2019 to date: 976 KM
We flew to Paris then took a train to Basel and in that 13 hours of travel plus the waiting around time — and there was a lot of waiting around time — I read virtually nothing. But I’m a bit ahead on the book count so I feel like that’s okay. A bit of a lost opportunity. I started a new novel but as is prone to happen I was not inspired to do much reading at all. But I ran. Our first full day in Basel was Friday and I did an 8 KM loop along the Rhine and over a couple bridges and only got lost a little bit within the last couple blocks near our rented flat.
Saturday I waffled back and forth over whether to run or rest but decided to run so that I could check out a monument called Dreiländereck that is situated a bit north along the Rhine at the end of a pier in an otherwise industrial area. The spire marks the intersection of France, Germany and Switzerland. (The actual point is in the middle of the river.) My plan was to go to bed a bit early and get a good sleep before the race but our neighbours upstairs had a plan of their own, which included a sing-along dance party to go with the Eurovision song contest finale. Apparently Switzerland placed fourth. I remember at one point Like a Prayer started and I thought it was the worst Madonna cover I’d ever heard (it was Madonna). The party finally finished at about 1:30 a.m.
The 3Laenderlauf half marathon started at 9:45 on Sunday morning from the Rathaus in Basel’s Market Square. I left the flat at 9:00 for a 1 KM jog to the start. It was a bit hectic there and the queue to check gear was a bit disorganized and spilled out onto the start area for the 10 KM event that started at 9:30 but the atmosphere was pretty great. The field wasn’t very large, and the two 1:44 pacers had positioned themselves close to the front of the corral, so I seeded myself a bit closer to the line. (It didn’t matter much — once the gun went off I both ran over and was run over by people who’d seeded themselves poorly.) I went into the race hoping for a decent run, but also knowing that just two weeks out from a new marathon PB and still pretty tired from all the travel not to mention the neighbour’s late night dance party, I probably wasn’t going to have a great performance. A 4:20 pace would give me a new half marathon PB but wouldn’t quite reach my sub-90 goal for 2019. I thought 4:20 was pretty lofty, but decided to aim for it and just see how long I could hold it for. Turns out, barely 5 KM.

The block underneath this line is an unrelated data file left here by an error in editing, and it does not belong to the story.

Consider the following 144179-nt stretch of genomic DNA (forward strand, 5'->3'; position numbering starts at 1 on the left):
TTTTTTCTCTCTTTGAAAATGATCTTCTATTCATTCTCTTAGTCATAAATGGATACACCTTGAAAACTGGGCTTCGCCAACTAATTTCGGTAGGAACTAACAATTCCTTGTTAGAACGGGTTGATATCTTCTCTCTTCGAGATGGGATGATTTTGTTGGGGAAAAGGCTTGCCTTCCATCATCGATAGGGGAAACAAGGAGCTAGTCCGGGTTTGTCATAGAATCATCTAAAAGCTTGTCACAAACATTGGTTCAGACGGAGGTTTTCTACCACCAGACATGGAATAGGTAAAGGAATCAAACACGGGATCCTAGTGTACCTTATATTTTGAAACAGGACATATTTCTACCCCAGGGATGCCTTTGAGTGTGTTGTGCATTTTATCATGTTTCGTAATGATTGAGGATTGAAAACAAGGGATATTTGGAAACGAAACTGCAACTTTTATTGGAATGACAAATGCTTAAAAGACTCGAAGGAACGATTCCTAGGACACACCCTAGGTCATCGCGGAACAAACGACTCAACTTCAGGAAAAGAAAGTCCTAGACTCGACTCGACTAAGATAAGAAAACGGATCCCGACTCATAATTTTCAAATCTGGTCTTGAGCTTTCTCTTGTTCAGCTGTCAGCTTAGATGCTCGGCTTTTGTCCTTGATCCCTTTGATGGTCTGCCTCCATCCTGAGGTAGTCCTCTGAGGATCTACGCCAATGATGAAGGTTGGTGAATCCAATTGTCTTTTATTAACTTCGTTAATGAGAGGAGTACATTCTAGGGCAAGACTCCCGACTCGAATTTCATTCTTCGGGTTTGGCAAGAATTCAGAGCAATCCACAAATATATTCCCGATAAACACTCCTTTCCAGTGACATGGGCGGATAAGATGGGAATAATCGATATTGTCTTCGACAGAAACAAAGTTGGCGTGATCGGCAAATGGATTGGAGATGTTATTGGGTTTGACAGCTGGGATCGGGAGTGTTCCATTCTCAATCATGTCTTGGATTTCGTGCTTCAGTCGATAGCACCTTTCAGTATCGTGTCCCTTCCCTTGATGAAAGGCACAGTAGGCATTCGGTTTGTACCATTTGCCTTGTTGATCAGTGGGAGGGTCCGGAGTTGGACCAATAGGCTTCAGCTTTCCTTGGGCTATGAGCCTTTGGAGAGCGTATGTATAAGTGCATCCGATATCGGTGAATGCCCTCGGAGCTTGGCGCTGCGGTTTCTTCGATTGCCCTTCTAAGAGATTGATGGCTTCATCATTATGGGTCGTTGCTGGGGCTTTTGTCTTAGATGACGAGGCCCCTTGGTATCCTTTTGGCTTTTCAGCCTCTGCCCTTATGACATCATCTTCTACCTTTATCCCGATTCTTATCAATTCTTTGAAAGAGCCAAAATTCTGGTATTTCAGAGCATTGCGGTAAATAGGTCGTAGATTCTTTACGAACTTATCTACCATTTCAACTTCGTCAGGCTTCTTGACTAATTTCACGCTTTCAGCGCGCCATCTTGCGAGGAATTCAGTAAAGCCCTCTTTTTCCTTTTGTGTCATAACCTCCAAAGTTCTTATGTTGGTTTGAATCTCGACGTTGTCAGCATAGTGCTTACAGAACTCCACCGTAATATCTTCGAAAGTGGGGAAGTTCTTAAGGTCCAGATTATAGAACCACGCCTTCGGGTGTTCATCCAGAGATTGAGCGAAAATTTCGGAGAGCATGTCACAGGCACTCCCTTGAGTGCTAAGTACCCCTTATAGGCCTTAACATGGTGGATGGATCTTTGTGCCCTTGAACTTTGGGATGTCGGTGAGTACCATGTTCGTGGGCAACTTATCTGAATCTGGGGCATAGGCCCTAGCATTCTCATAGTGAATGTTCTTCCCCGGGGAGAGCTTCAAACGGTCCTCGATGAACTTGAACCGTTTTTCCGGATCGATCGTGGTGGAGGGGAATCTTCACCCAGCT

I sent Stephanie the Strava and Garmin beacons so that could track me but neither one worked. She was there anyway at the Dreirosenbrücke crossing the Rhine (race bridge number two) at 3.5 KM. I was running around 4:15 but knew that I was not going to hold that pace much longer. Crossed the river and went north into Saint-Louis, France, then a couple hundred metres before the 6 KM marker my Garmin vibrated 7 KM and I stopped paying attention. At 10 KM I checked the time: 45 minutes — I started thinking about my other two races in Europe and decided to try to chase a Europe PB. By 15 KM I was running on fumes; I needed to be under 1:10 and my watch said 1:08:16 but I was fading pretty hard.
This race course had a bit of everything, including a couple odd route choices. At the Passerelle des Trois Pays footbridge from France into Germany (race bridge number four) there was a switchback ramp but the route instead took us up the stairs. A couple kilometres later the route took us up a steep worn dirt path from the lower road up to Friedensbrücke (race bridge number five) over the Weil am Rhein train station lines. (A spot, I’ve discovered, that Google Street View has never filmed.) Next a couple kilometres through an open field in Platz der drei Länder park and then a few more along the gravel path beside the Wiese river, crossing back into Switzerland, and crossing the Wiese as it met the Rhine (race bridge number six). By now I was just focusing on being mindful of the experience and not worry about the time but when I crossed the Wiese I realized I was in the industrial area that I had run the day before and that familiarity gave me a bit of a lift with 4 KM left to go. The last leg followed the Rhine south then climbed up over Wettsteinbrücke (race bridge number seven) before a right turn and a nice decline for the sprint to the finish line back in the old Basel Market Square.
Last year I ran 1:39:09 in Helsinki, and in 2017 I ran 1:38:27 in Copenhagen (a PB at the time). I figured it was pretty close but didn’t see the finish clock and didn’t trust my watch. I found Stephanie and collected my gear, finishers medal and shirt, and took a few photos. I didn’t see a place to check times so we hopped a LRT back to our flat. After a shower and something to eat I went online and found that I’d finished 1:37:43 which is over five minutes off my current PB, but a new fastest in Europe. Plus I had a ton of fun.